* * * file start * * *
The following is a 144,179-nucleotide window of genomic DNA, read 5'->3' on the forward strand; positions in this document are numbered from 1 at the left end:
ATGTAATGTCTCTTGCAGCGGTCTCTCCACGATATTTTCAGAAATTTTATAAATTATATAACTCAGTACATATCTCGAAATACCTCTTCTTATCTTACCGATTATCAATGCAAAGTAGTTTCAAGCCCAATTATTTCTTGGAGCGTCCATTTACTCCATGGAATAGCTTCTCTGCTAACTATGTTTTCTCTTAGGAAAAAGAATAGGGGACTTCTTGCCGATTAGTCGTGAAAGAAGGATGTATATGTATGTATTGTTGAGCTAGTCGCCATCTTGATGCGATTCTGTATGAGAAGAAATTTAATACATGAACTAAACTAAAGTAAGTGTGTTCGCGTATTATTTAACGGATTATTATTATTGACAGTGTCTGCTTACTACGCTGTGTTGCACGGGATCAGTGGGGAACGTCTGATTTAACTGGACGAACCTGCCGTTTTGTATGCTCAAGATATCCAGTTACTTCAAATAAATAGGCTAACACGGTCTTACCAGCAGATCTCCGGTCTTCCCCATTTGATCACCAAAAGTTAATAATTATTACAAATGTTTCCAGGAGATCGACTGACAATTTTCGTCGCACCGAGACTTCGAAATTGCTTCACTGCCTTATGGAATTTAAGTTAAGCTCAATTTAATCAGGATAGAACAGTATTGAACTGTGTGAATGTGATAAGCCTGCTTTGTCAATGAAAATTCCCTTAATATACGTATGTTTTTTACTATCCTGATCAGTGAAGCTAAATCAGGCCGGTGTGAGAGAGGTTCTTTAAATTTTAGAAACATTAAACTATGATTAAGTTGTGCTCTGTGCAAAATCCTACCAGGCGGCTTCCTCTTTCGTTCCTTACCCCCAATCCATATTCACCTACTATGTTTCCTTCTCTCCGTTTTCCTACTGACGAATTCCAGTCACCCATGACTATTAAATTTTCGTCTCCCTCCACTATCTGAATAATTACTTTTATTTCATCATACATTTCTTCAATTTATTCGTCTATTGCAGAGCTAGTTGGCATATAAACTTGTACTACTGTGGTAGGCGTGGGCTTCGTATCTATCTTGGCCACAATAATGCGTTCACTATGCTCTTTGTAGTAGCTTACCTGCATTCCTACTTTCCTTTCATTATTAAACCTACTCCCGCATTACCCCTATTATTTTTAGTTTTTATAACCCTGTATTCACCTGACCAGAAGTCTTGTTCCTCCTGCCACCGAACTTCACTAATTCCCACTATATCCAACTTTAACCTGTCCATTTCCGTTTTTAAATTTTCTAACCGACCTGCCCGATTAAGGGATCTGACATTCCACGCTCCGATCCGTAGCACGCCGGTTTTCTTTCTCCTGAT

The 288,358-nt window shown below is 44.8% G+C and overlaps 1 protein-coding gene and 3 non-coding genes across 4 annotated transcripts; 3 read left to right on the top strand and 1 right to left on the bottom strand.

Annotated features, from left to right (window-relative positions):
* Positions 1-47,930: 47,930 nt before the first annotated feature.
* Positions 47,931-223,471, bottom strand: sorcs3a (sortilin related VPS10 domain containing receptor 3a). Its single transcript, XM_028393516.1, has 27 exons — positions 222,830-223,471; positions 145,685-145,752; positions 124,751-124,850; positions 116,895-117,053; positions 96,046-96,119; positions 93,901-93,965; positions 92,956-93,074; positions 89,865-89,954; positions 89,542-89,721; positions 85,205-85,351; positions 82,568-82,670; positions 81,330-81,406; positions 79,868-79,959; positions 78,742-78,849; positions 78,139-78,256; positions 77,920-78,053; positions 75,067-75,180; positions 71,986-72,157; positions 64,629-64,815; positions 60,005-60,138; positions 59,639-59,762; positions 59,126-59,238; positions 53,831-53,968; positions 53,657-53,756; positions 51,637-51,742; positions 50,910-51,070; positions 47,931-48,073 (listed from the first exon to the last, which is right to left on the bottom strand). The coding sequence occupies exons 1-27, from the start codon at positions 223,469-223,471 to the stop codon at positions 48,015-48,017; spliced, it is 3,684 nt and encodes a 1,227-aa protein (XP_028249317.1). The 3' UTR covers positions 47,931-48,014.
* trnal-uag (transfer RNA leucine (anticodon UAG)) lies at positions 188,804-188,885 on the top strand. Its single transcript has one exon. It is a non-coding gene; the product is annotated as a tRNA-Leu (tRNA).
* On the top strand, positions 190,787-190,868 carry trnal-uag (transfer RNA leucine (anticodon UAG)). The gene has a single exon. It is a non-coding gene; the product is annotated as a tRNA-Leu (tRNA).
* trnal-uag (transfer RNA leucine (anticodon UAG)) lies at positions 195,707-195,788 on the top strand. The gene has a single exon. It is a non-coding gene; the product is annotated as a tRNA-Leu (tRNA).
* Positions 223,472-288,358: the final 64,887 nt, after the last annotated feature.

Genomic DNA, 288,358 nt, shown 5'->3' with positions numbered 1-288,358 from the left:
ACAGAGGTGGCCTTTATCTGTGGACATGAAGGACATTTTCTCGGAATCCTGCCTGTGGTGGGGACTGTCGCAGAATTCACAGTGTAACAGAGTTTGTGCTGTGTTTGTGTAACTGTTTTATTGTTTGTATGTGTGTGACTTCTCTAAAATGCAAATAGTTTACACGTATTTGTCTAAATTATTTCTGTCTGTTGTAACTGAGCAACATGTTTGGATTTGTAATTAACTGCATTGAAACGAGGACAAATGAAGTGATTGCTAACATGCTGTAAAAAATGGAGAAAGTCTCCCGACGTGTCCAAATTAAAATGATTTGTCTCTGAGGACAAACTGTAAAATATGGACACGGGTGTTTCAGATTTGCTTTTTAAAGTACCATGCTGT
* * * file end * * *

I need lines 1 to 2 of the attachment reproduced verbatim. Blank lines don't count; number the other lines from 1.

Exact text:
The following is a 144,179-nucleotide window of genomic DNA, read 5'->3' on the forward strand; positions in this document are numbered from 1 at the left end:
ATGTAATGTCTCTTGCAGCGGTCTCTCCACGATATTTTCAGAAATTTTATAAATTATATAACTCAGTACATATCTCGAAATACCTCTTCTTATCTTACCGATTATCAATGCAAAGTAGTTTCAAGCCCAATTATTTCTTGGAGCGTCCATTTACTCCATGGAATAGCTTCTCTGCTAACTATGTTTTCTCTTAGGAAAAAGAATAGGGGACTTCTTGCCGATTAGTCGTGAAAGAAGGATGTATATGTATGTATTGTTGAGCTAGTCGCCATCTTGATGCGATTCTGTATGAGAAGAAATTTAATACATGAACTAAACTAAAGTAAGTGTGTTCGCGTATTATTTAACGGATTATTATTATTGACAGTGTCTGCTTACTACGCTGTGTTGCACGGGATCAGTGGGGAACGTCTGATTTAACTGGACGAACCTGCCGTTTTGTATGCTCAAGATATCCAGTTACTTCAAATAAATAGGCTAACACGGTCTTACCAGCAGATCTCCGGTCTTCCCCATTTGATCACCAAAAGTTAATAATTATTACAAATGTTTCCAGGAGATCGACTGACAATTTTCGTCGCACCGAGACTTCGAAATTGCTTCACTGCCTTATGGAATTTAAGTTAAGCTCAATTTAATCAGGATAGAACAGTATTGAACTGTGTGAATGTGATAAGCCTGCTTTGTCAATGAAAATTCCCTTAATATACGTATGTTTTTTACTATCCTGATCAGTGAAGCTAAATCAGGCCGGTGTGAGAGAGGTTCTTTAAATTTTAGAAACATTAAACTATGATTAAGTTGTGCTCTGTGCAAAATCCTACCAGGCGGCTTCCTCTTTCGTTCCTTACCCCCAATCCATATTCACCTACTATGTTTCCTTCTCTCCGTTTTCCTACTGACGAATTCCAGTCACCCATGACTATTAAATTTTCGTCTCCCTCCACTATCTGAATAATTACTTTTATTTCATCATACATTTCTTCAATTTATTCGTCTATTGCAGAGCTAGTTGGCATATAAACTTGTACTACTGTGGTAGGCGTGGGCTTCGTATCTATCTTGGCCACAATAATGCGTTCACTATGCTCTTTGTAGTAGCTTACCTGCATTCCTACTTTCCTTTCATTATTAAACCTACTCCCGCATTACCCCTATTATTTTTAGTTTTTATAACCCTGTATTCACCTGACCAGAAGTCTTGTTCCTCCTGCCACCGAACTTCACTAATTCCCACTATATCCAACTTTAACCTGTCCATTTCCGTTTTTAAATTTTCTAACCGACCTGCCCGATTAAGGGATCTGACATTCCACGCTCCGATCCGTAGCACGCCGGTTTTCTTTCTCCTGAT